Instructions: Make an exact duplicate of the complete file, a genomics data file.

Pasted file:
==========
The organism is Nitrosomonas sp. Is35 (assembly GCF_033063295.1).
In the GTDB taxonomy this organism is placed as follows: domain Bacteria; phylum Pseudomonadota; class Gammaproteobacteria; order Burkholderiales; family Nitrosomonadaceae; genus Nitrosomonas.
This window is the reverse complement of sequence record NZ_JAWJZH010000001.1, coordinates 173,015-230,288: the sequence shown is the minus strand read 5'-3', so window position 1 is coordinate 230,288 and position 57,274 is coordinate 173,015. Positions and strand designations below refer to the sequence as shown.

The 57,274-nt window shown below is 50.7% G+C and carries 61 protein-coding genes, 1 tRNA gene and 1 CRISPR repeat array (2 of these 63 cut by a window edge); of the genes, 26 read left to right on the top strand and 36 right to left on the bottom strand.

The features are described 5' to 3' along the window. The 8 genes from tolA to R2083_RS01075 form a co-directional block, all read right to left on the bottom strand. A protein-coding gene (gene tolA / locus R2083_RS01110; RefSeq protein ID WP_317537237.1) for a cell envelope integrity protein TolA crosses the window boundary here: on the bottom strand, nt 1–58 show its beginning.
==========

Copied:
The organism is Nitrosomonas sp. Is35 (assembly GCF_033063295.1).
In the GTDB taxonomy this organism is placed as follows: domain Bacteria; phylum Pseudomonadota; class Gammaproteobacteria; order Burkholderiales; family Nitrosomonadaceae; genus Nitrosomonas.
This window is the reverse complement of sequence record NZ_JAWJZH010000001.1, coordinates 173,015-230,288: the sequence shown is the minus strand read 5'-3', so window position 1 is coordinate 230,288 and position 57,274 is coordinate 173,015. Positions and strand designations below refer to the sequence as shown.

The 57,274-nt window shown below is 50.7% G+C and carries 61 protein-coding genes, 1 tRNA gene and 1 CRISPR repeat array (2 of these 63 cut by a window edge); of the genes, 26 read left to right on the top strand and 36 right to left on the bottom strand.

The features are described 5' to 3' along the window. The 8 genes from tolA to R2083_RS01075 form a co-directional block, all read right to left on the bottom strand. A protein-coding gene (gene tolA / locus R2083_RS01110; RefSeq protein ID WP_317537237.1) for a cell envelope integrity protein TolA crosses the window boundary here: on the bottom strand, nt 1–58 show its beginning.